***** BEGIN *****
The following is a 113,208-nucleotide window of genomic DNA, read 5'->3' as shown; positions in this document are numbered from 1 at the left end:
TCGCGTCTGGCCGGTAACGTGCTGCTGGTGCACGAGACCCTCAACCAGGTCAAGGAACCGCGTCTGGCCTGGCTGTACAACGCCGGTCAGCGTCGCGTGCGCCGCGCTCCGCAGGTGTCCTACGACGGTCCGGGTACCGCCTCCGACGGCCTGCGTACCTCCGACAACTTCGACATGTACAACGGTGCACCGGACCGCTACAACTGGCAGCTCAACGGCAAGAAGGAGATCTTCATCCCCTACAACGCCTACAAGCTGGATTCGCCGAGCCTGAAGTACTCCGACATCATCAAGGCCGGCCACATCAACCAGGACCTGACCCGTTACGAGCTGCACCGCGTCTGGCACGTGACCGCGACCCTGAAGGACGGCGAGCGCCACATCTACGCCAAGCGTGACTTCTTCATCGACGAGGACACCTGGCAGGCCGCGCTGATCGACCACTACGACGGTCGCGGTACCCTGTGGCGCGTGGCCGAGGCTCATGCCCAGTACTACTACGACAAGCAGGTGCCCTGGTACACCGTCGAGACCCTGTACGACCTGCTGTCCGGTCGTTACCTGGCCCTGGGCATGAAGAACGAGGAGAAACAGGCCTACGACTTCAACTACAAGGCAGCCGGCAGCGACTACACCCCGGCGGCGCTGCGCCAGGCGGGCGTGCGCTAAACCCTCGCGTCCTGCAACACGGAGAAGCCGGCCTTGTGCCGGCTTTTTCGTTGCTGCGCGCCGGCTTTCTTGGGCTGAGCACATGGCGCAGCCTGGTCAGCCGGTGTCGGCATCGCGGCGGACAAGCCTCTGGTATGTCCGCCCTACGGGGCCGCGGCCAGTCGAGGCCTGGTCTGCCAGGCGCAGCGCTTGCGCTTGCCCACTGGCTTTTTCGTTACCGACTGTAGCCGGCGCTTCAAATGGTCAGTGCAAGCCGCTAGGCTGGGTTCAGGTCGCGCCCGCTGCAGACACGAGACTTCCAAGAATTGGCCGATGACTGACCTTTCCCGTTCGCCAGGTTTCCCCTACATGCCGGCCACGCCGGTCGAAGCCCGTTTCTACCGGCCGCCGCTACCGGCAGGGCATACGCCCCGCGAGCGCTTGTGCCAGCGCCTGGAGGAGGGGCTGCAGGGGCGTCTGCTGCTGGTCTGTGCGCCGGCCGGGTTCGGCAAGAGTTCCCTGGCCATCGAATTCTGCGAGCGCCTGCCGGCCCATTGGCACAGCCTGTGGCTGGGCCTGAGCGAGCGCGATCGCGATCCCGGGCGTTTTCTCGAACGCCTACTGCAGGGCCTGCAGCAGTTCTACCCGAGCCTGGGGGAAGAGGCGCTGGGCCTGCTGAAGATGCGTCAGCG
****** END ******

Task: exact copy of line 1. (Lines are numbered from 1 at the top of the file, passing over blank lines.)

The following is a 113,208-nucleotide window of genomic DNA, read 5'->3' as shown; positions in this document are numbered from 1 at the left end: